KDE KonquerorFile-explorer WebDAV extensionXGUI file explorer able to perform tree operations on a WebDAV share
Mac OS XWebDAV filesystem implementationXOperating system that has built-in support for mounting WebDAV shares
Novell NetDriveWebDAV filesystem implementationXDrive-mapping program for assigning Windows drive letters to a mounted remote WebDAV share
SRT WebDriveWebDAV filesystem implementationXFile transfer software, which, among other things, allows the assignment of Windows drive letters to a mounted remote WebDAV share
davfs2WebDAV filesystem implementationXLinux filesystem driver that allows you to mount a WebDAV share

Standalone WebDAV Applications

A WebDAV application is a program that speaks WebDAV protocols with a WebDAV server. We’ll cover some of the most popular programs with this kind of WebDAV support.

Microsoft Office, Dreamweaver, Photoshop

On Windows, several well-known applications contain integrated WebDAV client functionality, such as Microsoft’s Office,[61] Adobe’s Photoshop and Dreamweaver programs. They’re able to directly open and save to URLs, and tend to make heavy use of WebDAV locks when editing a file.

Note that while many of these programs also exist for Mac OS X, they do not appear to support WebDAV directly on that platform. In fact, on Mac OS X, the File→Open dialog box doesn’t allow one to type a path or URL at all. It’s likely that the WebDAV features were deliberately left out of Macintosh versions of these programs, since OS X already provides such excellent low-level filesystem support for WebDAV.

cadaver, DAV Explorer

cadaver is a bare-bones Unix command-line program for browsing and changing WebDAV shares. Like the Subversion client, it uses the neon HTTP library—not surprisingly, since both neon and cadaver are written by the same author. cadaver is free software (GPL license) and is available at http://www.webdav.org/cadaver/.

Using cadaver is similar to using a command-line FTP program, and thus it’s extremely useful for basic WebDAV debugging. It can be used to upload or download files in a pinch, to examine properties, and to copy, move, lock, or unlock files:

$ cadaver http://host/repos
dav:/repos/> ls
Listing collection '/repos/': succeeded.
Coll: > foobar                                 0  May 10 16:19
      > playwright.el                       2864  May  4 16:18
      > proofbypoem.txt                     1461  May  5 15:09
      > westcoast.jpg                      66737  May  5 15:09

dav:/repos/> put README
Uploading README to '/repos/README':
Progress: [=============================>] 100.0% of 357 bytes succeeded.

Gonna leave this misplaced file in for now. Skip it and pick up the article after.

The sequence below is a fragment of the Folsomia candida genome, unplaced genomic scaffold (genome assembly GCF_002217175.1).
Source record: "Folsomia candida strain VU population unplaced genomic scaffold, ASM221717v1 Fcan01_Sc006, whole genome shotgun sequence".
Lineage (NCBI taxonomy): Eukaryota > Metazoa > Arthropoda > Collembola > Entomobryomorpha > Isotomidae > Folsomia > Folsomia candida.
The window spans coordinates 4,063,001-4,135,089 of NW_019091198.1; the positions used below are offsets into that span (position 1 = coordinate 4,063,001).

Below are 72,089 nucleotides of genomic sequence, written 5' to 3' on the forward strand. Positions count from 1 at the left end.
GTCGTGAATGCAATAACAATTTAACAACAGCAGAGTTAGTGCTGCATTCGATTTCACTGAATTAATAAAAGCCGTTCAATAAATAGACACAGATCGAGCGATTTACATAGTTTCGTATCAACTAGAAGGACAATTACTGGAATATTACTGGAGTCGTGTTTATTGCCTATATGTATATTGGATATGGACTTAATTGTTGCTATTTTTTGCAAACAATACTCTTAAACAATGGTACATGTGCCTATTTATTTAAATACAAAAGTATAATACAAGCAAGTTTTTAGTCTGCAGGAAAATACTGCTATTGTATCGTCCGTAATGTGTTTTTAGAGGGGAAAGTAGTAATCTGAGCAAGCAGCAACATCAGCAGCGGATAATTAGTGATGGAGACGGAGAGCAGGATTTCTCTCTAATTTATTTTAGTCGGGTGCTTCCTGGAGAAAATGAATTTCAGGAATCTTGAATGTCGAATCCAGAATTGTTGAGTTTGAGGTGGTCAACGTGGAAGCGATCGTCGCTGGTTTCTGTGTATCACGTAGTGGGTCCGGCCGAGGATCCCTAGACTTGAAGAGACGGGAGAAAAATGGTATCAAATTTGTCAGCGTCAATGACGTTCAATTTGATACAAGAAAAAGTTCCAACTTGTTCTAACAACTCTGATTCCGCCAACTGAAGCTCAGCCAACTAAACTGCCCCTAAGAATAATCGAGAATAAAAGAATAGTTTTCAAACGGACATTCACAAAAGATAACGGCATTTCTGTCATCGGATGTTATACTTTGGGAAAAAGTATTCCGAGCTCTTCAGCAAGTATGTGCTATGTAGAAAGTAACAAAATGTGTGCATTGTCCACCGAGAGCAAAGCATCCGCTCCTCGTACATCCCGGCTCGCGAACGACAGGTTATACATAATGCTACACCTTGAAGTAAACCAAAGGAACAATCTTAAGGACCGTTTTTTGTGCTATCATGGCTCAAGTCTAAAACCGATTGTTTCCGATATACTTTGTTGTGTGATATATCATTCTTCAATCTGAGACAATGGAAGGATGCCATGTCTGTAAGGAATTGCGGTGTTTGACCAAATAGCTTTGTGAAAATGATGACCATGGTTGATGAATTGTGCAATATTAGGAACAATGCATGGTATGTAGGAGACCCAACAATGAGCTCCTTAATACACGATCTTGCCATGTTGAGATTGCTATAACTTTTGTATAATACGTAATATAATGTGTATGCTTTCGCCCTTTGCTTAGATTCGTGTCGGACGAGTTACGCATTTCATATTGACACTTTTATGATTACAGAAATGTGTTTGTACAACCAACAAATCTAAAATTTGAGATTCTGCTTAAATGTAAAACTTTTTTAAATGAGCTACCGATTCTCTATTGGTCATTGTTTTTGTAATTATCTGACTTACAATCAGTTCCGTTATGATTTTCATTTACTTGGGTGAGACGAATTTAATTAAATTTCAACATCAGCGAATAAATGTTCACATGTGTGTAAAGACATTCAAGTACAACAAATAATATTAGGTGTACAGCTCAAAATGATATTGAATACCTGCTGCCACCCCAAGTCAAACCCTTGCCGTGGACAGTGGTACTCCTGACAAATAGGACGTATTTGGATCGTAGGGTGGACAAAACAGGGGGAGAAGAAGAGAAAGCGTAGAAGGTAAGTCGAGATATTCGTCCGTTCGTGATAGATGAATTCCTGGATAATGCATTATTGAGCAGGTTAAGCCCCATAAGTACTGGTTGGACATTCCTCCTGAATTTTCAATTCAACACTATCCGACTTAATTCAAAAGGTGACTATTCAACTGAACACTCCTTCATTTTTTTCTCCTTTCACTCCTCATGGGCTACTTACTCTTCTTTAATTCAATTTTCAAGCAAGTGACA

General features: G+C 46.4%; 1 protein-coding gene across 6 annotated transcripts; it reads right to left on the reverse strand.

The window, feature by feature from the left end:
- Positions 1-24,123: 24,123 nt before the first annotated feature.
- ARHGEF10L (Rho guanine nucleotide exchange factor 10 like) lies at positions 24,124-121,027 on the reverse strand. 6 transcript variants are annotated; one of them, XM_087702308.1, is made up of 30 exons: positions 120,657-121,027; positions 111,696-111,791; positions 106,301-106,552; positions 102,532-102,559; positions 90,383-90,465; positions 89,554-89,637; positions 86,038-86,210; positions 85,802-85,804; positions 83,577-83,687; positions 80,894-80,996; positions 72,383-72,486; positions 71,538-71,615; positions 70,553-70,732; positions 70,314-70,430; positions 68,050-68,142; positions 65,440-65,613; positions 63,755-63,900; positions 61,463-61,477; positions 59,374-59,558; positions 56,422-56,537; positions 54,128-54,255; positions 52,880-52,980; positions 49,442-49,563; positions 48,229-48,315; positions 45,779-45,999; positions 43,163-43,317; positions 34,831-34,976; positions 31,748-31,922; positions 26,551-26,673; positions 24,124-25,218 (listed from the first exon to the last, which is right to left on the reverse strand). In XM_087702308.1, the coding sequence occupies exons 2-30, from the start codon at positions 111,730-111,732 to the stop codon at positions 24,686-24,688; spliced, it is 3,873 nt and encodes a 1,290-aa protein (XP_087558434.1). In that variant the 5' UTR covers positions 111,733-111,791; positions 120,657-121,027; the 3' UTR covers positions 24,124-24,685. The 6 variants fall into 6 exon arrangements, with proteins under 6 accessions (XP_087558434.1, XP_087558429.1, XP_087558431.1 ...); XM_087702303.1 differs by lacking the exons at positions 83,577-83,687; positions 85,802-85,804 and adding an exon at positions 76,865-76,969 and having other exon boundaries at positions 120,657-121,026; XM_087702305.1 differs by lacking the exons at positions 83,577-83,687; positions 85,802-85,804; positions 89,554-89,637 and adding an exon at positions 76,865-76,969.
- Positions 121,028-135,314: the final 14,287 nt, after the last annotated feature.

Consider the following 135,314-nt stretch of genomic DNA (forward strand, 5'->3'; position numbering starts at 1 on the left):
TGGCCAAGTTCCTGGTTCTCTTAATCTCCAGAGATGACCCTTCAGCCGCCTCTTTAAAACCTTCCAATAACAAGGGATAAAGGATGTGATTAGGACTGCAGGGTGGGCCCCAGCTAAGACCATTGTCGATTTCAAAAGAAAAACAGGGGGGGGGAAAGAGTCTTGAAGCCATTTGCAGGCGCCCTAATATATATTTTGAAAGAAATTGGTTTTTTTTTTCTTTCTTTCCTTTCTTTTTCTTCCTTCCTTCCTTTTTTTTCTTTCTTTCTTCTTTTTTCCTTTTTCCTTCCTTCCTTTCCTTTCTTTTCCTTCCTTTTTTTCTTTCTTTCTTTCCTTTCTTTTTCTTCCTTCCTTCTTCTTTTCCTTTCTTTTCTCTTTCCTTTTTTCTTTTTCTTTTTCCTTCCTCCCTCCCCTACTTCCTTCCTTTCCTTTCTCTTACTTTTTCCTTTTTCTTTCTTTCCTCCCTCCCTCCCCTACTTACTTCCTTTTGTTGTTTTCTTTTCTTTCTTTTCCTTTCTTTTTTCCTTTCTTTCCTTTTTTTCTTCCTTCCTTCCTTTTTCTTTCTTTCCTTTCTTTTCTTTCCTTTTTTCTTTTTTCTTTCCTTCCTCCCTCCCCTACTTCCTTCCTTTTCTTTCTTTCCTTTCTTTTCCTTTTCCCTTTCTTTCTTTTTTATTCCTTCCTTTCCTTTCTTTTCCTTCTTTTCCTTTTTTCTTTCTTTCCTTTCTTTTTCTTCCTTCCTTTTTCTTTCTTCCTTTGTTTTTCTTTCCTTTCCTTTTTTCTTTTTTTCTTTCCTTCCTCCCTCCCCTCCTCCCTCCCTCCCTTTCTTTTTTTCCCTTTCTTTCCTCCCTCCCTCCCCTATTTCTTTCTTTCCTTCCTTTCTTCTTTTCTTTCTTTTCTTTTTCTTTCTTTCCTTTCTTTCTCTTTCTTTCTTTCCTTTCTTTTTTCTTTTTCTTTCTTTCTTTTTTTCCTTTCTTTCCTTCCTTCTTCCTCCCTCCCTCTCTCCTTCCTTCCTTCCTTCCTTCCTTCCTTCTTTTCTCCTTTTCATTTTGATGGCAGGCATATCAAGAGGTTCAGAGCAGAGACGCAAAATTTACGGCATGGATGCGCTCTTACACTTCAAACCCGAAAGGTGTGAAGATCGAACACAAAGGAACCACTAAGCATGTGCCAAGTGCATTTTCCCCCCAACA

dav:/repos/> get proofbypoem.txt
Downloading '/repos/proofbypoem.txt' to proofbypoem.txt:
Progress: [=============================>] 100.0% of 1461 bytes succeeded.

DAV Explorer is another standalone WebDAV client, written in Java. It’s under a free Apache-like license and is available at http://www.ics.uci.edu/~webdav/. It does everything cadaver does but has the advantages of being portable and being a more user-friendly GUI application. It’s also one of the first clients to support the new WebDAV Access Control Protocol (RFC 3744).

Of course, DAV Explorer’s ACL support is useless in this case, since mod_dav_svn doesn’t support it. The fact that both cadaver and DAV Explorer support some limited DeltaV commands isn’t particularly useful either, since they don’t allow MKACTIVITY requests. But it’s not relevant anyway; we’re assuming all of these clients are operating against an autoversioning repository.

File-Explorer WebDAV Extensions

Some popular file explorer GUI programs support WebDAV extensions that allow a user to browse a DAV share as though it was just another directory on the local computer and to perform basic tree editing operations on the items in that share. For example, Windows Explorer is able to browse a WebDAV server as a “network place.” Users can drag files to and from the desktop, or can rename, copy, or delete files in the usual way. But because it’s only a feature of the file explorer, the DAV share isn’t visible to ordinary applications. All DAV interaction must happen through the explorer interface.

Microsoft Web Folders

Microsoft was one of the original backers of the WebDAV specification and first started shipping a client in Windows 98, which was known as Web Folders. This client was also shipped in Windows NT 4.0 and Windows 2000.

The original Web Folders client was an extension to Explorer, the main GUI program used to browse filesystems. It works well enough. In Windows 98, the feature might need to be explicitly installed if Web Folders aren’t already visible inside My Computer. In Windows 2000, simply add a new “network place,” enter the URL, and the WebDAV share will pop up for browsing.

With the release of Windows XP, Microsoft started shipping a new implementation of Web Folders, known as the WebDAV Mini-Redirector. The new implementation is a filesystem-level client, allowing WebDAV shares to be mounted as drive letters. Unfortunately, this implementation is incredibly buggy. The client usually tries to convert HTTP URLs (http://host/repos) into Universal Naming Convention (UNC) share notation (\\host\repos); it also often tries to use Windows Domain authentication to respond to basic-auth HTTP challenges, sending usernames as HOST\username. These interoperability problems are severe and are documented in numerous places around the Web, to the frustration of many users. Even Greg Stein, the original author of Apache’s WebDAV module, bluntly states that XP Web Folders simply can’t operate against an Apache server.